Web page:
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CFA Foundation Fundamentals

Positive Drainage…Curing Compound…Fluid Pressure? What were those words the foundation contractor used during our meeting yesterday? Construction projects, like so many other business endeavors, are not without communication problems between parties. Many are associated with terminology that is common to the contractor, yet distinctly foreign to the customer or owner.

Although the following list of frequently used terms is not exclusive to the foundation construction industry, these terms are certainly used often in that arena. Understanding them increases your ability to communicate with the foundation contractor and allows for a more satisfying project. By taking the time to learn some basic terms, you ensure your needs are met.


Concrete is composed of water, aggregates and cement. Materials other than these, generally liquid and not considered reinforcing, that are added to the mix before or during mixing are considered admixtures.


Material, such as gravel or soil, placed in an excavated space, generally around a foundation or retaining wall.


A partition in formwork blocking fresh concrete from a section of the form, such as at a construction joint or wall end.

Concrete, reinforced

Concrete that contains deformed steel reinforcement and is designed on the basis that the two materials act together in resisting forces.

Concrete, unreinforced

Concrete that does not contain reinforcement for structural purposes. It is also referred to as “plain” structural concrete. Such concrete may include horizontal reinforcement that is placed to reduce temperature and shrinkage cracks.

Curing compound

A liquid that coats the surface of newly placed concrete to retard the loss of water or reflect heat, providing an opportunity for the concrete to develop its properties in a favorable temperature and moisture environment.


A treatment of concrete to retard the passage or absorption of water or water vapor. Examples include tar or polyethylene sheeting.

Equivalent fluid pressure

The pressure applied to a construction from granular-like materials, such as soils, exhibited as a fluid-like force. The applicable equivalent fluid pressure varies for each type of soil.

Expansive soil

A soil that changes in volume due to variation in moisture content.

Flat wall

A conventionally formed concrete wall with flat surfaces.


A structural element that transfers loads directly to the soil.


The structural elements through which the load of a structure is transferred to the earth. Foundation wall The structural element of a foundation that transfers the load of a structure to the footing or soil. A foundation wall includes basement and stem walls.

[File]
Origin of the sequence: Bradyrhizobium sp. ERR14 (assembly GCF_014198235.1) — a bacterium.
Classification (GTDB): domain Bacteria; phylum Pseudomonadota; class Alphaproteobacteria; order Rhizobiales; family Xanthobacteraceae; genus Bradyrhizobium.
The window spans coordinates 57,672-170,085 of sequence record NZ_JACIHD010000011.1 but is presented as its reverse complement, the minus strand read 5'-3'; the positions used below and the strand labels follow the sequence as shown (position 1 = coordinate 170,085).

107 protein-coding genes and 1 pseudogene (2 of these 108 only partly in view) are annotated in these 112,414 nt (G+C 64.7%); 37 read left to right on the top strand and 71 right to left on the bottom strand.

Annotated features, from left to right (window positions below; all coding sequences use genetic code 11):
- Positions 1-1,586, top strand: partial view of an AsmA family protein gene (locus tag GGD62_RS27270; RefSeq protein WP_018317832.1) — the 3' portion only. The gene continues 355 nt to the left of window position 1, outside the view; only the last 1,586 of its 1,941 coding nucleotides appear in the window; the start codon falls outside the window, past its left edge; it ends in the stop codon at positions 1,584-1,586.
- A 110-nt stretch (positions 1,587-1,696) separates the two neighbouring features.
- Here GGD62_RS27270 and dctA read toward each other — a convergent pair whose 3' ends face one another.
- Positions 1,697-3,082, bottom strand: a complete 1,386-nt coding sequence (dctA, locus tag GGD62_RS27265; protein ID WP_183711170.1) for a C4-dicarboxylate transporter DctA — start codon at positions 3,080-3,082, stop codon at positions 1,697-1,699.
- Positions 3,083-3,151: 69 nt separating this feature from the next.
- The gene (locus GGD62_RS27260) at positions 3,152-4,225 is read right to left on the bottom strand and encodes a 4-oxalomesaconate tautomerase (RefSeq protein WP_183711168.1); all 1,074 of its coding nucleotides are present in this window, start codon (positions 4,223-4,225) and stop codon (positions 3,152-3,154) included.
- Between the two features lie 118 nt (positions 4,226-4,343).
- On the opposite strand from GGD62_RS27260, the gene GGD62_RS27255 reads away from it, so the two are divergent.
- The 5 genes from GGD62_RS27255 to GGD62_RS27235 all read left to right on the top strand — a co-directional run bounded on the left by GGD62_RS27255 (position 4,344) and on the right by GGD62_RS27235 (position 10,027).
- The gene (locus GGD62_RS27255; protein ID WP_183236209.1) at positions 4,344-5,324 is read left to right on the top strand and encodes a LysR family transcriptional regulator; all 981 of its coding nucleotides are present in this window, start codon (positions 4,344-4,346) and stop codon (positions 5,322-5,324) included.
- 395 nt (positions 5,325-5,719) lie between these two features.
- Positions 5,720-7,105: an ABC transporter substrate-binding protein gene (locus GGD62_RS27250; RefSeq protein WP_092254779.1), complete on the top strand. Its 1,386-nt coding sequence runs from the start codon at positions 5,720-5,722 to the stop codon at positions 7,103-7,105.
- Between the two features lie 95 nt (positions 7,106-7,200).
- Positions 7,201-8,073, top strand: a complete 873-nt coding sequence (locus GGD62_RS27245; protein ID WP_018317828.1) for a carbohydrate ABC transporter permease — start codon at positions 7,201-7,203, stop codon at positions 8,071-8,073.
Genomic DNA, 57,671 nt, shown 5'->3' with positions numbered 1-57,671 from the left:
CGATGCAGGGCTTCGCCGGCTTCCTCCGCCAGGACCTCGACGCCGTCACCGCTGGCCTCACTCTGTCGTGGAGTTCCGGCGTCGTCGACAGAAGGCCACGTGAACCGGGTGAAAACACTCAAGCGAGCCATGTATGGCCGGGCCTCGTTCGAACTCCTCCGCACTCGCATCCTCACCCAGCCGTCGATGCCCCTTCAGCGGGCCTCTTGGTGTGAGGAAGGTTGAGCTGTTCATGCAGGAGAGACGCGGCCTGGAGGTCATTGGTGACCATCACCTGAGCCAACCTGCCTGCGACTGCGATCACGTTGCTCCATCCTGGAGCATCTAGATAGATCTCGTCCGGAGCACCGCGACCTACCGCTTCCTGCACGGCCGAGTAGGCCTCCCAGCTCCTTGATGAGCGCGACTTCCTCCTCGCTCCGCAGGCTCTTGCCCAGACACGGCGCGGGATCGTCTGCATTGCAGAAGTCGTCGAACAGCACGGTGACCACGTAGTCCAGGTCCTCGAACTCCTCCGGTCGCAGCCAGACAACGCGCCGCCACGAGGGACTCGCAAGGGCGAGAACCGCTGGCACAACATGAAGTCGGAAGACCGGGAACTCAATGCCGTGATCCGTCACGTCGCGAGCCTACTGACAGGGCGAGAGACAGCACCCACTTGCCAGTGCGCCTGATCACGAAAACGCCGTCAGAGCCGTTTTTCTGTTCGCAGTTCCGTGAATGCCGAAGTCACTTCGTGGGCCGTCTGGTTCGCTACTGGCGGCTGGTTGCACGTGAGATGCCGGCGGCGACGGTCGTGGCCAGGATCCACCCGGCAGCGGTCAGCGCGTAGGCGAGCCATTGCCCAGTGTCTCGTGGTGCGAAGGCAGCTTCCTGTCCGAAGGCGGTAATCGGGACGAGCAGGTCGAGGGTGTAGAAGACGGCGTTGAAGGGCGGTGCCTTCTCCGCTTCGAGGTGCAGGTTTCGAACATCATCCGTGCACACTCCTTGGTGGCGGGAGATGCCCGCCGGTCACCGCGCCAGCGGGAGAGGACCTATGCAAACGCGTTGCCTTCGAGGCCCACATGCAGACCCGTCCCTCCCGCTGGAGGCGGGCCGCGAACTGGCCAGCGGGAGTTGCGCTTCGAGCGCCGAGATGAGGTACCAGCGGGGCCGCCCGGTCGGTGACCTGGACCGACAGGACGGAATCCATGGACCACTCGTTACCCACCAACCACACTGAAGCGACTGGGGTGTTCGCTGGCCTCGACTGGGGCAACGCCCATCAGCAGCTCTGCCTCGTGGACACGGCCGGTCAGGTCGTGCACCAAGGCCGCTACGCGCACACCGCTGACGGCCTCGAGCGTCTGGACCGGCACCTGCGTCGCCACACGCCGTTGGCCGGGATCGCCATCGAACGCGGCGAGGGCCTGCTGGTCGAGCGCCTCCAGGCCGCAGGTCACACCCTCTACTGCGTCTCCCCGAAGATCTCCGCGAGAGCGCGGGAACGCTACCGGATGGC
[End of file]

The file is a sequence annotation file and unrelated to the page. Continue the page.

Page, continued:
Hydrostatic pressure

The force exhibited as a live load, applied by water acting on a surface.


A physical separation in concrete, including cracks, intentionally made or forced to occur at specified locations.

Joint, contraction

A groove in a concrete structure, either formed, sawed, or tooled, to create a weakened place to regulate the location of cracking resulting from the dimensional change of different parts of the structure. (Also known as a control joint).

Joint, isolation

A separation between two individual components of a concrete structure, usually a vertical plane, designed to interfere with the performance of the structure, yet allow movement in three directions and avoid the formation of cracks else where in concrete.


A recess or groove in one placement of concrete, which is filled with concrete of the next placement giving shear strength to the joint.

Lateral Pressure

The force exerted in a horizontal direction on a structural member.

Positive drainage

Grading used to control and direct the flow of water around and away from a structure.


A slab which is unreinforced or reinforced and continuously supported by ground, and whose total loading, when uniformly distributed, would impart a pressure to the grade or soil that is less than 50 percent of the allowable bearing capacity thereof.


A measure of consistency for freshly mixed concrete determined by measuring the amount of drop in a molded specimen of concrete immediately after removal of the slump cone.


Soil prepared and compacted to support a structure or a pavement system.

Unbalanced fill

The difference in height between the exterior and interior finish ground levels. Where an interior concrete slab is provided, the unbalanced backfill is measured from the exterior finish ground level to the top of the interior concrete slab.

Waterproofing Material

A long-term protection treatment to prevent hydrostatic water intrusion. Examples include elastomeric membrane or drainage with a bonded, crack-bridging coating or sheet; or an unbonded, elastic or semi-rigid sheet system.

Final Thought

Too often, miscommunication occurs between homeowners and foundation professionals because of a misunderstanding of terms. With a clear understanding of each others’ language, everyone clearly comprehends the project’s goal and objectives. Learning this language from the project onset creates a vehicle for clear communication. Open lines of communication begin when everyone is speaking the same language, and is the first step to ensuring a successful project.


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Concrete FACTS, a publication of the Concrete Foundations Association, is THE voice for residential concrete industry news, market intelligence, business strategies, technical solutions, product information, and other resources for professionals in the cast-in-place concrete industry. Subscriptions to Concrete FACTS is available to anyone involved or interested in the residential concrete industry as a service to your industry. Please contact CFA Headquarters to find out more about your free subscription or Email Us